“A negative to nylon sub-bass strings is that – due to their stretchiness – you can wind up with a lot of string on the tuner post end that can build up and slip off the top of the tuner post if you’re not careful. I recently told Gregg that – were I to keep this instrument – I would take off those six sub-bass tuners and have a machinist drill a small threaded hole on the top of each one. Step 2 would be to have the machinist create a small post that threaded into the hole just made in the tuner post, (kinda like a dentist does – minus the threading – if you’ve ever had a cap put onto a tooth.) And, on that post (that is to be screwed into the tuner post) will be secured a flat circular top – perhaps 2/3’s the size of a dime – that blocks the string wrappings from wanting to jump off. This is exactly what I had asked to be done on a couple of the sub-bass tuners on the Millburn HG I have and it worked like a charm. [Very clever, Ande! I had the same problem with that otherwise fantastic Milburn I sold. – GM]

String details (GM)

You might spot that most of Ande's photos show slender sub-basses. These were for an old experimental tuning of his. The neck and sub strings were since changed and the instrument is now tuned to standard tuning (neck and bass). You'll see these strings just in the main head-on shot and the one of his friend with the instrument. Note that the new subs had been sitting around a while and show tarnishing (from the coiled wrap), but sound "as new." My remaining stock of LaBellas are just long enough to thread onto Ande's instrument, but stock is now limited, and La Bella informs me they will no longer make harp guitar strings. (Others - Pyramid, etc. - continue to make nylon harp guitar strings, and I plan to investigate new string sources in Europe for the future.)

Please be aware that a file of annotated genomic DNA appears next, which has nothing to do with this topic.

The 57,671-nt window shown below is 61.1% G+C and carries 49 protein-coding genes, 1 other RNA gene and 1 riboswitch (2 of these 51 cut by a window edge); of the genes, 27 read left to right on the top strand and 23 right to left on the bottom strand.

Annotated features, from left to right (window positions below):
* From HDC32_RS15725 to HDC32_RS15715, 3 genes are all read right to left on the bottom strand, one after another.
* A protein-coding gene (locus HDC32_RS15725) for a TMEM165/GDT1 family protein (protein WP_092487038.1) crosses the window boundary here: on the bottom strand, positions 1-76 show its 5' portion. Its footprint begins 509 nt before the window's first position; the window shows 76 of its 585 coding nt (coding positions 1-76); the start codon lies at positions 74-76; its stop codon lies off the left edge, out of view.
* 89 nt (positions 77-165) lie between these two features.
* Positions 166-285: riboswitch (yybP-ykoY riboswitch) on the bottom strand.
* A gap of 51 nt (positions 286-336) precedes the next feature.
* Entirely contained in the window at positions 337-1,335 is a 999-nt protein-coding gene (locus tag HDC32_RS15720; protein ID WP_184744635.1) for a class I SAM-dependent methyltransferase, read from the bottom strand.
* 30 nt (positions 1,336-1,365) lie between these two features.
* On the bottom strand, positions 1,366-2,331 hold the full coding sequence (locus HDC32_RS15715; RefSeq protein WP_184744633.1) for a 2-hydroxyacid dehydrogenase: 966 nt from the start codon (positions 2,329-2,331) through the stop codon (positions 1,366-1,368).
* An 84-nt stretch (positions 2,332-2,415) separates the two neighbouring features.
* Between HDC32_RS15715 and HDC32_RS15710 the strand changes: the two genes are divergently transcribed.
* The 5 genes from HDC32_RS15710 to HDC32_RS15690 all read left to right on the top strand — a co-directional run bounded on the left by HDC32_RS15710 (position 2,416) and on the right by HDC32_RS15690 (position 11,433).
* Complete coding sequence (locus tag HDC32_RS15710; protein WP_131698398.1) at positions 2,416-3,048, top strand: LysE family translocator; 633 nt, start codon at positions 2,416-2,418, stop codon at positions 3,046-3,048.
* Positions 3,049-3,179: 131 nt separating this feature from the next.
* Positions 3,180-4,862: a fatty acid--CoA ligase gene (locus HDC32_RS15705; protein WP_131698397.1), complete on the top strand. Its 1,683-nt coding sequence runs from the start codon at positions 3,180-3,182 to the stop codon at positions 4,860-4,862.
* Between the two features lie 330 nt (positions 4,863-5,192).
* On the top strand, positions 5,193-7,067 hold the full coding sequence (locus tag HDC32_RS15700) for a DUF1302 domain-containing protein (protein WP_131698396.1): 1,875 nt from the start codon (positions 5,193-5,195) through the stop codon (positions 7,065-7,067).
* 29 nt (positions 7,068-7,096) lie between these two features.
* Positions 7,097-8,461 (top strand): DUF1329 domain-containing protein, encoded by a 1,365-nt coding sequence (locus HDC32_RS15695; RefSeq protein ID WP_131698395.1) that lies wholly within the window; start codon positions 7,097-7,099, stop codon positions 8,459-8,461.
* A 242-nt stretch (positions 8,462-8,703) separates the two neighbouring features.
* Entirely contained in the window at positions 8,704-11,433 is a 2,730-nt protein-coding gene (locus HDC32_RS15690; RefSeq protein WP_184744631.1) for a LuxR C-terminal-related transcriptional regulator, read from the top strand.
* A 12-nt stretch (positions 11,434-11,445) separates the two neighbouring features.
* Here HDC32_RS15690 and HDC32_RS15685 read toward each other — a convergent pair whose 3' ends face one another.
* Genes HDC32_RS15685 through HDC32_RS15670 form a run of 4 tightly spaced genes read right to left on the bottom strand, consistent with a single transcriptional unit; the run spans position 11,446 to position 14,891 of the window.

Materials (back to Ande)

“The top of mine is koa, the back and sides are cocobolo, the back having been replaced by John before I bought it. The fretboard is rosewood, binding is black plastic. I would assume the tuners are the same as in your other Sandpiper listing, based on visual inspection vs. your photos there.


“As mentioned, my harp guitar was later modified by John. In addition to replacing the back of the instrument before I bought it (and then installing my design for the unique pick-up configuration described below), John did some work on the headstock, after rethinking his design. Specifically, he removed a seventh sub-bass tuning peg for a string that is no longer there (leaving six subs). At any rate, John apparently didn’t want to go to the trouble of putting on an entirely new bridge so he left the original one as is. In the photos of the beveled string attachment at the tail, you can see that there’s an extra bridge pin hole visible that is unused where John decided to remove this 7th string (red arrow), but there is nothing visible on the headstock to indicate its absence. [Though we can’t specifically recommend it, I would not discount the possibility of one-day re-extending the headstock and adding a 7th sub back on. If the top is as flat as Ande says, then it’s not yet being over-taxed. - GM]


The top has two old filled top cracks which John had repaired before I got it (see photos). They have been perfectly stable now for over 20 years. There are two very minor cracks in the back of the guitar that I’ve shown in the photos (red arrows). They're really small but for sake of honest presentation I point this out. They barely show, but you can feel them if you run your fingernail over them. A straight-edge laid across the top lengthwise reveals barely a mm of deformation in all this time; along the width is similarly flat. Action on the neck is about 2.5mm (5/64") at the 12th fret on all strings. Though I’ve never had to the need, John said that there is a truss rod that can be accessed from inside, explaining ‘If the truss rod socket head is turned clockwise from inside the guitar, the rod will cause the peghead and neck to bow downward. The result will be a flattening of the fingerboard, or in the extreme case, the fingerboard will arch up in the middle.’